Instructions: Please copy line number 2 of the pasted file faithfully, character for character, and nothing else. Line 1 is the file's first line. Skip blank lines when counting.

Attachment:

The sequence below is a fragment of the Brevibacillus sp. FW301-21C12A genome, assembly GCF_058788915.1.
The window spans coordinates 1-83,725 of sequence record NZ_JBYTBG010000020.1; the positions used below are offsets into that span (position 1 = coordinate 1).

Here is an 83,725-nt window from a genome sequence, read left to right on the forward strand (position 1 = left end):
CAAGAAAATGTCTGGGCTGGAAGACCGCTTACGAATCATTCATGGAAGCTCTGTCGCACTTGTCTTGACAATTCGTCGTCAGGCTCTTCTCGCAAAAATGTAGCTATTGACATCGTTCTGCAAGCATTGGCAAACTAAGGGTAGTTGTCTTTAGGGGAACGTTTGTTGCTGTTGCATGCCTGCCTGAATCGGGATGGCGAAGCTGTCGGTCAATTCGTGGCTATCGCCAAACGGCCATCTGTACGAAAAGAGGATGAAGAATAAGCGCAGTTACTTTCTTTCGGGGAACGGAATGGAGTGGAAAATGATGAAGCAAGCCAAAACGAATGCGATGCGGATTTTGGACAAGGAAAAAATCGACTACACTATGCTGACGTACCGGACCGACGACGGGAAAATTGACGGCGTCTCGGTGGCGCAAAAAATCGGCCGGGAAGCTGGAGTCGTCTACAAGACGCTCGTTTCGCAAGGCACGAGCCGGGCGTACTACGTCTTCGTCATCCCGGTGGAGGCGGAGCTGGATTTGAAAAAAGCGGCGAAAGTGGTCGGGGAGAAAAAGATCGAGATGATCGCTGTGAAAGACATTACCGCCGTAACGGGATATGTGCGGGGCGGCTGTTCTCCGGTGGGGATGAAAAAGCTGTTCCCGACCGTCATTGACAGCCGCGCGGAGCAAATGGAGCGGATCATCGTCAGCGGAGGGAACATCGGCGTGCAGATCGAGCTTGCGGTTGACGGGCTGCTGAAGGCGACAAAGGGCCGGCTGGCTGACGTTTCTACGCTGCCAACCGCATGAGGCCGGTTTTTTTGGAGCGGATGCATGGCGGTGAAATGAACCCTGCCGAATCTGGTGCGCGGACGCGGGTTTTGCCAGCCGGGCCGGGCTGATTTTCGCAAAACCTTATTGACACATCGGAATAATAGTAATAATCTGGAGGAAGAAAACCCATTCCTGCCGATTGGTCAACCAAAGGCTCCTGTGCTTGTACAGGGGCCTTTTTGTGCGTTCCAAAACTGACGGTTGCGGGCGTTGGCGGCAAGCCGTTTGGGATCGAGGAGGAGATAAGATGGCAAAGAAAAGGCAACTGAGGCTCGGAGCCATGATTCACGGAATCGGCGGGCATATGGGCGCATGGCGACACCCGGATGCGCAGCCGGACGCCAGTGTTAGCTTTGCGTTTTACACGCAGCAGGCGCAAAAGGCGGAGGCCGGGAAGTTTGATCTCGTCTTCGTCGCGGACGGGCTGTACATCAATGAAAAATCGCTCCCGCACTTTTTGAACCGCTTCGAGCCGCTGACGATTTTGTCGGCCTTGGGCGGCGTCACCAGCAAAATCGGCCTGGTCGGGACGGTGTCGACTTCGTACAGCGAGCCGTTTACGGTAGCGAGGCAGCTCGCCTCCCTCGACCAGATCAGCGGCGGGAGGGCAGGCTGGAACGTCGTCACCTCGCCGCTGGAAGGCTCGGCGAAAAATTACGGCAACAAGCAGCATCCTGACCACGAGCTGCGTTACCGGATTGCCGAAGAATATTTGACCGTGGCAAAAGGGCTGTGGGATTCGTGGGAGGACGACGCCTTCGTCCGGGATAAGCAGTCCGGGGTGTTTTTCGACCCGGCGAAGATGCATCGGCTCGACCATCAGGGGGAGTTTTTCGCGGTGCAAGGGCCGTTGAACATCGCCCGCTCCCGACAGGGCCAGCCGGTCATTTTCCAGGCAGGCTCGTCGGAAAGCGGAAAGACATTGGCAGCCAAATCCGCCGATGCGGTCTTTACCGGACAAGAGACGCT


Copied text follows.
The window spans coordinates 1-83,725 of sequence record NZ_JBYTBG010000020.1; the positions used below are offsets into that span (position 1 = coordinate 1).